lawful and unlawful interview questions

Unlawful Inquiries: Any question that directly or indirectly relates to a religion. Lawful Inquiries: None except “Can you work on Saturdays or Sundays?” and then only if this is a requirement of the job.

In today’s competitive environment, the quality of your team is paramount to your success. In your enthusiasm to find the right person, you may not think about what you should and should not ask. The Equal Employment Opportunity Act (EEOA) prohibits you from asking questions that might lead to discrimination or the appearance of discrimination.

This sounds easy, but can be hard, especially if you develop an easy rapport with the candidate during the interview. It is natural when getting to know someone to ask about family, friends, education or other off-limits topics, but that can get you into trouble during an interview. [Interested in background check services? Check out our best picks.]

“It’s important to ask the same questions to every candidate you are interviewing for a particular position,” said Shobi Nunemacher, president of Referral Staffing Solutions. “You may have a different set of questions for different positions but when you are comparing two or more candidates for one opening, keep your questions the same.” Looking to outsource your hiring process? Working with a staffing agency can streamline the hiring process.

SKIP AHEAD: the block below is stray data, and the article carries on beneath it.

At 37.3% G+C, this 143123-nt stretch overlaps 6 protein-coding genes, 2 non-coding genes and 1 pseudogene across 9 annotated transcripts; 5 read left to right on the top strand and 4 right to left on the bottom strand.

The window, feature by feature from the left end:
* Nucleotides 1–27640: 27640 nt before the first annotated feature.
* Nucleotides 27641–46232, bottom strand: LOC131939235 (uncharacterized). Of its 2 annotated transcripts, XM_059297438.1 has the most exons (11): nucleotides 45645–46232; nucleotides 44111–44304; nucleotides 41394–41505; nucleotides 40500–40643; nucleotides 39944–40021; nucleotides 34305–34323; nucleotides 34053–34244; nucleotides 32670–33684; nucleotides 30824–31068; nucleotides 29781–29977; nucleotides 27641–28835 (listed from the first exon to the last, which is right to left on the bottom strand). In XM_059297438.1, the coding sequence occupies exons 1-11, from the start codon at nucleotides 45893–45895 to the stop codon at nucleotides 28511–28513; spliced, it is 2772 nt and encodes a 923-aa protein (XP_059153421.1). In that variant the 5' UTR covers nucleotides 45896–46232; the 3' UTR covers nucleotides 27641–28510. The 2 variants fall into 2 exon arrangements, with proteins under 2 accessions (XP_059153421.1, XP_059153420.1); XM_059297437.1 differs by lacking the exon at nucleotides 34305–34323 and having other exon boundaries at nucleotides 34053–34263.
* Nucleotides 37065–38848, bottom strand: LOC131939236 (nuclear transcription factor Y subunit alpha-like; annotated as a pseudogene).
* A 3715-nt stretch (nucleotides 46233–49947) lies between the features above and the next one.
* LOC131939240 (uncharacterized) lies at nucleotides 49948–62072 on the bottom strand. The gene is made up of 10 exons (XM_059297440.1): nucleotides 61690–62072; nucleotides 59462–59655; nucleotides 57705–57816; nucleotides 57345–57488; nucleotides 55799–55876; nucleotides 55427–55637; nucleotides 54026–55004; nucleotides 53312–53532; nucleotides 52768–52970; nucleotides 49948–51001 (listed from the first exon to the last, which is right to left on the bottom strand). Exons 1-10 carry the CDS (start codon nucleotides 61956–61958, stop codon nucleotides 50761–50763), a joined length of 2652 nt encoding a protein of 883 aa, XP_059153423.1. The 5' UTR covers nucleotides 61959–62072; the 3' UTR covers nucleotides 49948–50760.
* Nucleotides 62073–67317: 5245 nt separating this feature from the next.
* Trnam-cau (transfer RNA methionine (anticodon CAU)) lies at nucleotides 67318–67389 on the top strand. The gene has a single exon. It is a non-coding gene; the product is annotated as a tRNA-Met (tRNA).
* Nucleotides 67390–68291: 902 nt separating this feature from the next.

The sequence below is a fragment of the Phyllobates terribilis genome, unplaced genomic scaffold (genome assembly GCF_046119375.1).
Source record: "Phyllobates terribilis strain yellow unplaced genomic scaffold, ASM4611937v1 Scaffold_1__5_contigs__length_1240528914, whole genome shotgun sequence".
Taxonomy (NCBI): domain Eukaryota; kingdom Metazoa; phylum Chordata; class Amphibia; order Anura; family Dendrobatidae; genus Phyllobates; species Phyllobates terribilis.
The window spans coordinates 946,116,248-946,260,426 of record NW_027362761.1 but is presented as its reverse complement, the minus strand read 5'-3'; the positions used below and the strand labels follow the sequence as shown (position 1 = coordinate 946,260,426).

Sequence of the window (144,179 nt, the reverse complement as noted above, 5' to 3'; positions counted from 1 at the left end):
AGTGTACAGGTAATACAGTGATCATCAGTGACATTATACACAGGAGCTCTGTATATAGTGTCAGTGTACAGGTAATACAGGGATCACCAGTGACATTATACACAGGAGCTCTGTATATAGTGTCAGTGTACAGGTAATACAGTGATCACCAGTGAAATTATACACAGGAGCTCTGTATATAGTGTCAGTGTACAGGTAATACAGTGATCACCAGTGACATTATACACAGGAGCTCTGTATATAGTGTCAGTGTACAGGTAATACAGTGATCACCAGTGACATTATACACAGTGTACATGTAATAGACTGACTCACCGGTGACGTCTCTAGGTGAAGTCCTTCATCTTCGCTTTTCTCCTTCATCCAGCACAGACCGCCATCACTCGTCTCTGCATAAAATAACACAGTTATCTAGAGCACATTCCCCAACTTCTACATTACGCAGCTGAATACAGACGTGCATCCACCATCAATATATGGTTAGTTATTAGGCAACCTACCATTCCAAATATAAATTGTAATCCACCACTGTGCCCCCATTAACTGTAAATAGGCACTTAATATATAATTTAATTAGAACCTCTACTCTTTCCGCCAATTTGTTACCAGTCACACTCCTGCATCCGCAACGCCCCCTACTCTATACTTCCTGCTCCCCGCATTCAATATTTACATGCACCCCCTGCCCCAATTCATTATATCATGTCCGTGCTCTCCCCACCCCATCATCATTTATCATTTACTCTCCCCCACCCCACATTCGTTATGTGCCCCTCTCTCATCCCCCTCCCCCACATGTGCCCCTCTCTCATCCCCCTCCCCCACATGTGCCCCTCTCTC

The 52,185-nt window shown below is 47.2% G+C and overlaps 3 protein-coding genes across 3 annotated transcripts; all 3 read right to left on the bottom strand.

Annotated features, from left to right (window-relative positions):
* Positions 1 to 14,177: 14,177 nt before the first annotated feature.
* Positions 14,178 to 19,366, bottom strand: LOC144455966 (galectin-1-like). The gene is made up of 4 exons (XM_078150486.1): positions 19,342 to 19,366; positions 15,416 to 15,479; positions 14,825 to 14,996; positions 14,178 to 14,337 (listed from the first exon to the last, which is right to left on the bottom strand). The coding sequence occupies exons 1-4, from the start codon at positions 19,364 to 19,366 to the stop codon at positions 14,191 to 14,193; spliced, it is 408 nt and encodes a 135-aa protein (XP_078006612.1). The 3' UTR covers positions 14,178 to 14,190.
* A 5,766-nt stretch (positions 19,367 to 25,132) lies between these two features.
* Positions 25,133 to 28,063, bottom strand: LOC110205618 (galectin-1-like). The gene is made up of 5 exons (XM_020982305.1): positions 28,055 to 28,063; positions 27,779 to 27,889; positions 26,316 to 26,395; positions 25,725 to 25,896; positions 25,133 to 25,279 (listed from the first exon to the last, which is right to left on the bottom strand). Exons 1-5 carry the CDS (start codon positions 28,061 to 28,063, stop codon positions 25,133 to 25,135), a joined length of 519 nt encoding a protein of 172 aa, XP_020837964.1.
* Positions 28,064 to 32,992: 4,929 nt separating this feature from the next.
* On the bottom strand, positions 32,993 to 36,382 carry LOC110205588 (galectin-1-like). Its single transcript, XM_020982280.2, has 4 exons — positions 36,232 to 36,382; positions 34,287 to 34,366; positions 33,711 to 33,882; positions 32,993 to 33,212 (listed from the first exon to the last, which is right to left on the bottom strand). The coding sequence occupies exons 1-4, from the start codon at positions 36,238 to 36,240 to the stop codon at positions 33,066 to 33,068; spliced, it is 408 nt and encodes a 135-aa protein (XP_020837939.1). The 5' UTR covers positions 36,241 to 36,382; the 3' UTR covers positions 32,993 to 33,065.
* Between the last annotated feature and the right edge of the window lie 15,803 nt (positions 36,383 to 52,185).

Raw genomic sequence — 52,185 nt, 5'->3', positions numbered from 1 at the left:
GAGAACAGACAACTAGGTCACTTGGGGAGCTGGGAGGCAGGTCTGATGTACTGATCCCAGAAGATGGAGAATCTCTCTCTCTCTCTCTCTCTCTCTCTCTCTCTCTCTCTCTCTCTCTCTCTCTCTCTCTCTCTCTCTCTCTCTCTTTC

Legal & Illegal Interview Questions

CONVICTIONS (OTHER THAN FOR TRAFFIC VIOLATIONS)

To the extent that this question implies an absolute bar to the employment of an applicant who has a conviction record, it is probably unlawful. See Carter v. Gallagher, 451 F. 2nd 315 (8th Cir. 1971). This is because some minority groups in our society have conviction records substantially in excess of the average, taking into consideration their relative numbers and the extent of their “criminal” activity. On the other hand, an employer probably has the right to exclude persons who have been convicted of certain offenses from consideration for certain kinds of jobs, at least if this is done on a carefully considered basis. To avoid frightening off qualified applicants who have irrelevant criminal records, the best practice would be to obtain conviction information through local police departments rather than from applicants. If this is not possible, the application may indicate that the existence of a criminal record does not constitute an automatic bar to employment. In addition, each person who will evaluate information concerning criminal records should be given careful instructions as to its limited usefulness.

Because minority persons are far poorer on the average than whites, consideration of these factors has an adverse effect on minorities and is probably unlawful unless required by considerations of business necessity. See EEOC Decision 72-9427 (1971), CCH Employment Practices Guide par. 6312. The U.S. Department of Labor has also recognized credit records.

This question may reflect preference for friends or relatives of present employees. Such a preference would be unlawful if it has the effect of reducing employment opportunities for women or minorities. It would have this unlawful effect if the present work force differs significantly in its proportion of women or minorities from the population area which workers are recruited. This question may also reflect a rule that only one partner in a marriage can work for the employer. There is a growing recognition that such a rule hurts women far more often than men and that the rule serves no necessary business purpose.